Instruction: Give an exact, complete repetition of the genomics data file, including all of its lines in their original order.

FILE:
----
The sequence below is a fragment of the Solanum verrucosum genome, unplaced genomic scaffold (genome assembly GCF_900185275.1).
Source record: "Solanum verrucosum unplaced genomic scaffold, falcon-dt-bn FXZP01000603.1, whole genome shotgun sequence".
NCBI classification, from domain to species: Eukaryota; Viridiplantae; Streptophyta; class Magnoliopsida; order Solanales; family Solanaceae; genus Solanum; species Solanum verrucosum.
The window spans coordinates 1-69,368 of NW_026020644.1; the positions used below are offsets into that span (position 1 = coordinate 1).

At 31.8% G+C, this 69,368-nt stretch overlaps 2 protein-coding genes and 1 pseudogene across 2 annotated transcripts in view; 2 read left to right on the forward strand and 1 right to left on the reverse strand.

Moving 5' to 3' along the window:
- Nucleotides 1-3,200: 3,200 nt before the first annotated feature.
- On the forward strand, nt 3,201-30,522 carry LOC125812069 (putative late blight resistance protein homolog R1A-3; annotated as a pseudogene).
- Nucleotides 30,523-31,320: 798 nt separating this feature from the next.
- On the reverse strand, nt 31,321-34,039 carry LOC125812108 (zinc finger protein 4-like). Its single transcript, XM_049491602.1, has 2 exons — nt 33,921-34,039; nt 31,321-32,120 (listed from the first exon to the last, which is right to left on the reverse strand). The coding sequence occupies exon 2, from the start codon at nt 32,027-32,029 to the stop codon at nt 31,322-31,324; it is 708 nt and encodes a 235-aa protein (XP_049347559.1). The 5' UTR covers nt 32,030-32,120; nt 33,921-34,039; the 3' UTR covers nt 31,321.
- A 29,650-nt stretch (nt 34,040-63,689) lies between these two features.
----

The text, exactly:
The sequence below is a fragment of the Solanum verrucosum genome, unplaced genomic scaffold (genome assembly GCF_900185275.1).
Source record: "Solanum verrucosum unplaced genomic scaffold, falcon-dt-bn FXZP01000603.1, whole genome shotgun sequence".
NCBI classification, from domain to species: Eukaryota; Viridiplantae; Streptophyta; class Magnoliopsida; order Solanales; family Solanaceae; genus Solanum; species Solanum verrucosum.
The window spans coordinates 1-69,368 of NW_026020644.1; the positions used below are offsets into that span (position 1 = coordinate 1).

At 31.8% G+C, this 69,368-nt stretch overlaps 2 protein-coding genes and 1 pseudogene across 2 annotated transcripts in view; 2 read left to right on the forward strand and 1 right to left on the reverse strand.

Moving 5' to 3' along the window:
- Nucleotides 1-3,200: 3,200 nt before the first annotated feature.
- On the forward strand, nt 3,201-30,522 carry LOC125812069 (putative late blight resistance protein homolog R1A-3; annotated as a pseudogene).
- Nucleotides 30,523-31,320: 798 nt separating this feature from the next.
- On the reverse strand, nt 31,321-34,039 carry LOC125812108 (zinc finger protein 4-like). Its single transcript, XM_049491602.1, has 2 exons — nt 33,921-34,039; nt 31,321-32,120 (listed from the first exon to the last, which is right to left on the reverse strand). The coding sequence occupies exon 2, from the start codon at nt 32,027-32,029 to the stop codon at nt 31,322-31,324; it is 708 nt and encodes a 235-aa protein (XP_049347559.1). The 5' UTR covers nt 32,030-32,120; nt 33,921-34,039; the 3' UTR covers nt 31,321.
- A 29,650-nt stretch (nt 34,040-63,689) lies between these two features.